In an area of the Lower East Side known to some as Dimes Square, lies Coming Soon, an interior design store and certified hotbed of current trends. Scoot past the Noah-and-Reformation-clad couples loitering outside and you’ll encounter punchy Cold Picnic rugs, pert Dusen Dusen towels, and congealed Gaetano Pesce vessels. As a whole, the inventory of Coming Soon is a candy-colored who’s who of the squiggle school of design. But amid all the neon amorphous objets d’art you’ll find something entirely different, something of murkier ancient origins. Her name is Hester, and she’s a nail.
Most nails, especially the kind you’d use to hang things around the house, aren’t meant to be noticed. Their function is purely utilitarian, facilitating the display of photos, mirrors, art, and whatever else you might choose to decorate your walls with. Hester is different. She’s brass and three inches long. She has an irregular hammered surface, with a four-sided shank and a large round head. Her faceted imperfections glint in the light and snag the eye.
Hester’s too bulky to lay flush to the wall, too large to hide seamlessly behind a frame. She’s an exaggeration of a household nail, like a child’s drawing of a nail rendered in reality. There’s also something rarified and Promethean about her, like nails uncovered in Roman archeological digs. She’s meant to be seen.
But Hester is not without flaws. For one thing, she’s $12, which seems exorbitant for a nail. But this isn’t really a nail you buy in bulk; it’s a statement nail, a nail meant for high-profile jobs like hanging calendars and aprons from a kitchen wall. Brooms, planters, that macrame wall hanging your sister made—if you want to show it off, Hester will do so with style. What other option is there? Command hooks, while damage free, aren’t nice to look at. And proper hanging racks are fussy to install.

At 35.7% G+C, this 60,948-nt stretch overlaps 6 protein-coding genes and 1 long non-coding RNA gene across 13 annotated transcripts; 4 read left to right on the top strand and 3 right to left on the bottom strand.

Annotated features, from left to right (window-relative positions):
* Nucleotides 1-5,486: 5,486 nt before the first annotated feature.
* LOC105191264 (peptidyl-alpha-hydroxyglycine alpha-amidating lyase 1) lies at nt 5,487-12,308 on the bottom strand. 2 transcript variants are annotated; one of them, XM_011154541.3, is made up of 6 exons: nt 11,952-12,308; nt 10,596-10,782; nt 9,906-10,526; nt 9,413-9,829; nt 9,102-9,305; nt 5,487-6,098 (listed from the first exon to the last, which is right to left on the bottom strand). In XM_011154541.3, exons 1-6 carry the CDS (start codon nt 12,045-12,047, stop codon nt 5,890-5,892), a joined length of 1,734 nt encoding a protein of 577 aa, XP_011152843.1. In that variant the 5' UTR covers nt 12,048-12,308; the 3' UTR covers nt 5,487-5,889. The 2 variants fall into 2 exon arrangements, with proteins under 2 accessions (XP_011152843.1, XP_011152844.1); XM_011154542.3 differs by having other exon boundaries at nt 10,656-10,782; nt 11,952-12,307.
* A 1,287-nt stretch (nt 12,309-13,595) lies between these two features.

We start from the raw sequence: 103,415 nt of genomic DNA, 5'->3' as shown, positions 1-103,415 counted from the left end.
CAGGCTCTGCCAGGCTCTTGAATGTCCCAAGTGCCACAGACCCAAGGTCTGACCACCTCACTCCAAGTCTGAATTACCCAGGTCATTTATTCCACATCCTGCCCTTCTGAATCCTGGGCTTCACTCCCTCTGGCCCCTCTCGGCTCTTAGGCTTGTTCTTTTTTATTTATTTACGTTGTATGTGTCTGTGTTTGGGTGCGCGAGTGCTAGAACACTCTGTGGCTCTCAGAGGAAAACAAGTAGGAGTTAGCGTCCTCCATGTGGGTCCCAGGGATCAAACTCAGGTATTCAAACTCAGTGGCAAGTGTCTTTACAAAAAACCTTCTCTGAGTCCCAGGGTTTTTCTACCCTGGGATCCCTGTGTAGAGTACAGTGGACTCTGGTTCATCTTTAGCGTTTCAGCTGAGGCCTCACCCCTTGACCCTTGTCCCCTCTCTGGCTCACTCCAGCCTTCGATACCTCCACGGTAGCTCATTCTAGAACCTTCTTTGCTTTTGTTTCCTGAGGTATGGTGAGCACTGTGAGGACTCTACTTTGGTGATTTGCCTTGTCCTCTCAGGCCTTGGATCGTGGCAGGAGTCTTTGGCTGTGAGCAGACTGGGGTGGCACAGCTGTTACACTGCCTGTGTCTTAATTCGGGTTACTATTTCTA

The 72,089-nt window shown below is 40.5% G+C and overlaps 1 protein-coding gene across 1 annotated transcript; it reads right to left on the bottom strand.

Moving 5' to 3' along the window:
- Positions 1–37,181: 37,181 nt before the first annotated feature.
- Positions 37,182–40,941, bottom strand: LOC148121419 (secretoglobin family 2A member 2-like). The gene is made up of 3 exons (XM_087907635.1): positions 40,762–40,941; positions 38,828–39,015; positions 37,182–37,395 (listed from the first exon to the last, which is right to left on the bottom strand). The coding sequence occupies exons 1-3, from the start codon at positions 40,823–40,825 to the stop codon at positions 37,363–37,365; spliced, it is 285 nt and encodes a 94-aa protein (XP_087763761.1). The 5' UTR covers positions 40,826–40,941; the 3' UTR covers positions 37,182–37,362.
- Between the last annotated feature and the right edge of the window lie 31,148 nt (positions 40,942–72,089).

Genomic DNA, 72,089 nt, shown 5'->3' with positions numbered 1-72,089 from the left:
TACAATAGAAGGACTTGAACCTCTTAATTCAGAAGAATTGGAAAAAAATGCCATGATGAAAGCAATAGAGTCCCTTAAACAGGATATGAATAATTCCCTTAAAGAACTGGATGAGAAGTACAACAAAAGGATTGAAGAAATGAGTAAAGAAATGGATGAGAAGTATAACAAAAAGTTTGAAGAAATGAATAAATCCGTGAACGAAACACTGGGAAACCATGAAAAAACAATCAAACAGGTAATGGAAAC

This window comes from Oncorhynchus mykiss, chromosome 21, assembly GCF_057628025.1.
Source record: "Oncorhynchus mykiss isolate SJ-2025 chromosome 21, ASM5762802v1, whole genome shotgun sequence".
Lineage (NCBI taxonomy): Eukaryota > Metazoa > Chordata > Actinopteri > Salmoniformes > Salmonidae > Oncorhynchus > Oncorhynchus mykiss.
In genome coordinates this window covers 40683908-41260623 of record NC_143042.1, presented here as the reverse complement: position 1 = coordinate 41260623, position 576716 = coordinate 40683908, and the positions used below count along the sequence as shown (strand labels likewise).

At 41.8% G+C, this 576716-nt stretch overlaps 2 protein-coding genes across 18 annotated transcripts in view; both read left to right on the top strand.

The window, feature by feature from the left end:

This may seem like a lot of fanfare over a nail, but nails like Hester aren’t as easy to come by as you’d think. Decorative nails, as simple as they seem, appear to have gone out of style somewhere between 3400 BC (earliest known nails in Egypt) and today. An online search for decorative nails will provide you with a deluge of upholstery tacks, and only a few trace hand-forged nails from independent artisans. By and large, the nails of today are purely functional. Hester proves that they don’t need to be.
According to a Coming Soon shopkeeper I spoke with, Hester came about simply because they sell so many things meant to be hung on the wall—they figured they might as well sell something to hang them with. I tried to get to the bottom of the charmingly dowdy name, to no success. Whatever the story is, the name clearly works: that’s initially why I liked Hester in the first place. But it takes very little to see this nail as more than a gimmick or a clever marketing tactic. If you’re going to hang aprons or a pretty collection of wooden spoons on your wall, why not hang them with something that does the job and looks nice as is? Frank Lloyd Wright said that utility should go hand-in-hand with beauty; Hester the Nail succeeds at just that.
$12.00, Coming Soon
Originally Appeared on Epicurious